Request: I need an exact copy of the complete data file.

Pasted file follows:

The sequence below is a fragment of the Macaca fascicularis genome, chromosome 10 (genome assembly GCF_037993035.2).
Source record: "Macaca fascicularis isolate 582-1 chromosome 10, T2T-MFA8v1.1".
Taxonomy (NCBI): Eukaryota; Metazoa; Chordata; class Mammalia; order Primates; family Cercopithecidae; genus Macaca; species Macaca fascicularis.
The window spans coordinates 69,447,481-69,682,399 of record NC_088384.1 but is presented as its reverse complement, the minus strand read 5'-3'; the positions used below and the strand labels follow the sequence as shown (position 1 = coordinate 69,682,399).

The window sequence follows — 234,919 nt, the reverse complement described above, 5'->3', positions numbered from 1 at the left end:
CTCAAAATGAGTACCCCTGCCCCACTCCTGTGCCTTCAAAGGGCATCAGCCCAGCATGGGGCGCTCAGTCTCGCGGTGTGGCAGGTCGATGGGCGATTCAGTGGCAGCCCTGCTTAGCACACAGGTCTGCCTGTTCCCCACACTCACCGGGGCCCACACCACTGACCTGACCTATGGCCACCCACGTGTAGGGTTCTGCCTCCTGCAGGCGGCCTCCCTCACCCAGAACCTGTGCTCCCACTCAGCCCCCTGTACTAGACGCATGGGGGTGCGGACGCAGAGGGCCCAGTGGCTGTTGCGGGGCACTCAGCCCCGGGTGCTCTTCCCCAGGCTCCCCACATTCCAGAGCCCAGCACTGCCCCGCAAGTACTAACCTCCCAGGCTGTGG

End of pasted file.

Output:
The sequence below is a fragment of the Macaca fascicularis genome, chromosome 10 (genome assembly GCF_037993035.2).
Source record: "Macaca fascicularis isolate 582-1 chromosome 10, T2T-MFA8v1.1".
Taxonomy (NCBI): Eukaryota; Metazoa; Chordata; class Mammalia; order Primates; family Cercopithecidae; genus Macaca; species Macaca fascicularis.
The window spans coordinates 69,447,481-69,682,399 of record NC_088384.1 but is presented as its reverse complement, the minus strand read 5'-3'; the positions used below and the strand labels follow the sequence as shown (position 1 = coordinate 69,682,399).

The window sequence follows — 234,919 nt, the reverse complement described above, 5'->3', positions numbered from 1 at the left end:
CTCAAAATGAGTACCCCTGCCCCACTCCTGTGCCTTCAAAGGGCATCAGCCCAGCATGGGGCGCTCAGTCTCGCGGTGTGGCAGGTCGATGGGCGATTCAGTGGCAGCCCTGCTTAGCACACAGGTCTGCCTGTTCCCCACACTCACCGGGGCCCACACCACTGACCTGACCTATGGCCACCCACGTGTAGGGTTCTGCCTCCTGCAGGCGGCCTCCCTCACCCAGAACCTGTGCTCCCACTCAGCCCCCTGTACTAGACGCATGGGGGTGCGGACGCAGAGGGCCCAGTGGCTGTTGCGGGGCACTCAGCCCCGGGTGCTCTTCCCCAGGCTCCCCACATTCCAGAGCCCAGCACTGCCCCGCAAGTACTAACCTCCCAGGCTGTGG